Professor Alexis Jay, the Chairwoman of the Independent Inquiry into Child Sexual Abuse (IICSA) has sought to steady the investigation after a period of turbulence that saw a former Chairwoman face allegations of racism and a Home Affairs Select Committee hearing take evidence about the management of the inquiry.
Responding to claims by former Chair Dame Goddard, Professor Jay refused to reduce the scope of the IICSA, stating that there are lessons to be learnt from the past failings of institutions to protect children from abuse.
Responding to the announcement by Professor Jay, and the recent trouble faced by the inquiry, leading Abuse Law Solicitor Peter Garsden said that after turbulence the inquiry must focus on delivering justice to abuse survivors.
Dame Goddard Allegations
Last week saw a variety of allegations emerge about the conduct and behaviour of former Chair Dame Goddard while she led the IICSA.
An investigation published by The Times claimed that several well-placed figures at the inquiry’s headquarters reported that Dame Goddard had openly portrayed a racist attitude, often flew into a rage, and treated staff with contempt.
Dame Goddard has vehemently denied the allegations, however the inquiry’s third Chairwoman faced further criticism when Professor Jay and members of the IICSA panel gave evidence against the New Zealand judge to the Home Affairs Select Committee.
Speaking of claims made in her resignation letter, the committee asked Professor Jay whether the inquiry problems quoted by Dame Goddard when she stepped down – namely an issue with a lack of resource – were actually up to the former Chair to deal with and overcome, an assertion that she agreed with.
Other panel members revealed that concerns had been raised about Dame Goddard’s leadership abilities back in April, with a note passed to Home Office officials; however no further action was recommended.
Professor Jay went on to claim that Dame Goddard did not welcome a collaborative way of working, saying that it was clear from early on in the process that she would have preferred to sit on her own, without the assistance of a panel.
The committee has asked Dame Goddard to appear for questioning, either in person or via video link, so that they can establish the events that culminated in her resignation.
No Reduction In Scope
Between the publication of allegations of the former Chair and Professor Jay giving evidence to the Home Affairs Select Committee, an announcement was made to highlight that there would be no reduction in the inquiry’s Terms of Reference.
Following her resignation, Dame Goddard claimed that the inquiry’s scope was too big to uncover the truth, prompting her successor to undertake a review of the way the IICSA worked.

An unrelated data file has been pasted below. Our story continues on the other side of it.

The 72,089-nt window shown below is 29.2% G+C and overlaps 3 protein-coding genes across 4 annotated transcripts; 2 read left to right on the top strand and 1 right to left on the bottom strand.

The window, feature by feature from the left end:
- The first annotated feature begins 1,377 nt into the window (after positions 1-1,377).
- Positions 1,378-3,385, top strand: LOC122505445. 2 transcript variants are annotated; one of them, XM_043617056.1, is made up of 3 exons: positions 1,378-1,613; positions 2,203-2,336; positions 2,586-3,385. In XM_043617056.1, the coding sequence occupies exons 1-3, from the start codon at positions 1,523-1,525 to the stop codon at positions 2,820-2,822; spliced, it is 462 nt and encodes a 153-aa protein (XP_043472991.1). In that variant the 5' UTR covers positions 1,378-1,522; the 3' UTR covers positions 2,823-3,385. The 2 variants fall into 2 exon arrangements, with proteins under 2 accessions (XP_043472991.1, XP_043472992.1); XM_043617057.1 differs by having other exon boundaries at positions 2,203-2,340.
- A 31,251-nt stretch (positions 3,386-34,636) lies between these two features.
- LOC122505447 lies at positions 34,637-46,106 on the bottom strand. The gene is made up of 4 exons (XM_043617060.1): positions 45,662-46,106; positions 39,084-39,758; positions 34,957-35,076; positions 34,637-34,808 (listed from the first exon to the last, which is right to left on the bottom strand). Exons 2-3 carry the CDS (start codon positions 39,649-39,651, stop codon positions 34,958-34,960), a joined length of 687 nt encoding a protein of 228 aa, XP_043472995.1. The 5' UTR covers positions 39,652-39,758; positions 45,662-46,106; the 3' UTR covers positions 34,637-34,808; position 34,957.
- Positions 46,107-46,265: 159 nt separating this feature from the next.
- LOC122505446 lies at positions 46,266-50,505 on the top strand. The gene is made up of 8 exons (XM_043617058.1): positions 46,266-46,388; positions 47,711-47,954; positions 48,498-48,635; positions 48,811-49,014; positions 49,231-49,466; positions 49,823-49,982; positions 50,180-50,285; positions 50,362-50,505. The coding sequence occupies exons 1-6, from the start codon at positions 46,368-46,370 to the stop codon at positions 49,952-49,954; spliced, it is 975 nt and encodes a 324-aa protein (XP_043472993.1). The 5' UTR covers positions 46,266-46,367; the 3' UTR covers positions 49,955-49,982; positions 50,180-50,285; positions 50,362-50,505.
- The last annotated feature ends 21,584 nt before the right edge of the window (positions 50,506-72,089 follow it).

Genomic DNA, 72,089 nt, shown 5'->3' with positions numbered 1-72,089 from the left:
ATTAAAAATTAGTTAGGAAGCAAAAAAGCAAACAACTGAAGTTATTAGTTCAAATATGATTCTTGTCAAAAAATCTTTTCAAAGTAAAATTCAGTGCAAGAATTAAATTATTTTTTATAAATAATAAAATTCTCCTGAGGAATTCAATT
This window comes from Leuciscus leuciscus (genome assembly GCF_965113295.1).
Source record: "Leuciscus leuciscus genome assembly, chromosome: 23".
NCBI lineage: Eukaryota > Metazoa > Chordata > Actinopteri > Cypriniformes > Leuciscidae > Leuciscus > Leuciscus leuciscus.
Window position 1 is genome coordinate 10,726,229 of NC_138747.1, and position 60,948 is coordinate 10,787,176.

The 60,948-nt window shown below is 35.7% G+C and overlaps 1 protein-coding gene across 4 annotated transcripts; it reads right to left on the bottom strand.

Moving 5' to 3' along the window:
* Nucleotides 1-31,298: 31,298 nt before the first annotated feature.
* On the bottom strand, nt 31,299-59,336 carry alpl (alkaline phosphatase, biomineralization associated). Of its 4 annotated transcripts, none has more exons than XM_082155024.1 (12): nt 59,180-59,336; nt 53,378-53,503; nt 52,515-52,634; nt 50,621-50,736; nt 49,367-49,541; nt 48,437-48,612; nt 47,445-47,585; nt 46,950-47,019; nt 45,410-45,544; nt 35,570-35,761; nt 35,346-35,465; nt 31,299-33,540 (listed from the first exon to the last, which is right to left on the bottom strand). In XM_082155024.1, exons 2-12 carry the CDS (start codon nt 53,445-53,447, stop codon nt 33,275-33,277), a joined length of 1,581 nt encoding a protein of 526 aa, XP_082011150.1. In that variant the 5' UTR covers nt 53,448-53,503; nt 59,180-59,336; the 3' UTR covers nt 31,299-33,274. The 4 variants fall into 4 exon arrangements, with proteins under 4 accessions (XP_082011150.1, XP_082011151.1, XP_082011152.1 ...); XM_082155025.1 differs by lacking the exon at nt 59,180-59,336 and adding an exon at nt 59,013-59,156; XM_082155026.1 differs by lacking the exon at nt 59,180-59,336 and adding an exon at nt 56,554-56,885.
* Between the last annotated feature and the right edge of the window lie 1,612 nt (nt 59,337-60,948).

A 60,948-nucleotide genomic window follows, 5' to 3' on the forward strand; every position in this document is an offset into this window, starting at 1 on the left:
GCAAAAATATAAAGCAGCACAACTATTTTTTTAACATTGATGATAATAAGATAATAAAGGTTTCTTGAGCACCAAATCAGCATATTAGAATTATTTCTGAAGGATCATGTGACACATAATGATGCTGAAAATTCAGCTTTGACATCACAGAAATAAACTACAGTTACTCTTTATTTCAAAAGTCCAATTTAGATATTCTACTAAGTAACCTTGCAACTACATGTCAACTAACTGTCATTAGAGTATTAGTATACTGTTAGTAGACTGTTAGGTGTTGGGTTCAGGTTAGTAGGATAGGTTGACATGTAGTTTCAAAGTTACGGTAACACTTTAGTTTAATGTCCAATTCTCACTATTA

Rumours suggested that this would amount to a reduction in scope, with some claiming that looking forward to future prevention of abuse would be a more effective use of the investigation’s time that trawling through older cases.
Professor Jay dispelled these rumours when she announced that there would no reduction in scope of the investigation, outlining in a press release that:
“[She] wants to focus on prevention without neglecting the past. Lessons have to be learnt from institutional failures and any cover-ups that have come to light. Only in this way can we look to the future with confidence.”
“I regard calls for us to forget the past with a degree of scepticism, not least because some institutions may have the most to hide and a vested interest in not turning a spotlight on what happened in the past. We will remain vigilant for other issues that may arise but this framework will provide the right basis for planning, prioritising and delivering the Inquiry’s work.”
Professor Jay did announce a change in the way that the IICSA will work, as she highlighted cultural, structural, financial, and professional and political themes that the investigation will evaluate to see how these areas facilitated sexual abuse.
Logistical Changes To Deliver Justice
Commenting on the developments, Peter – who is representing a group action for the alleged victims of Lord Janner, whose case is being investigated by the IICSA – said:
“The constant issues at the IISCA are undermining survivor’s faith in the process; if the survivors are losing their faith then the investigation is failing in its primary objective.
“Most recently, various survivor groups have been calling for a joint legally qualified chairperson to assist Professor Jay, an assertion I agree with. Whilst non-legally qualified judges exist in our system, for example Magistrates, they are always assisted by legally qualified clerks who advise them on points of law. The same must be true of the IICSA.
“I myself witnessed Judge Lowell Goddard struggling with a lack of knowledge of what she termed as “local law” during one of the preliminary hearings; the same could be true of Professor Jay.
“If we look at some of the wider issues of the inquiry, namely that there has yet to be any evidence heard, then there are some logistical changes that could be made that would benefit survivors.
“The inquiry in its current form is very London-centric and I do not understand why better use is not being made of local hearing centres, especially considering some cases – such as Lord Janner – took place entirely outside of London with victims never even visiting the capital before.
“If the inquiry was to appoint separate QCs for each of the 13 strands of investigation currently being run by the IICSA and hearings took place in often underused local hearing centres then it is likely that survivors will finally receive justice, without having to wait the 10 years it is estimated for the IICSA to deliver results.”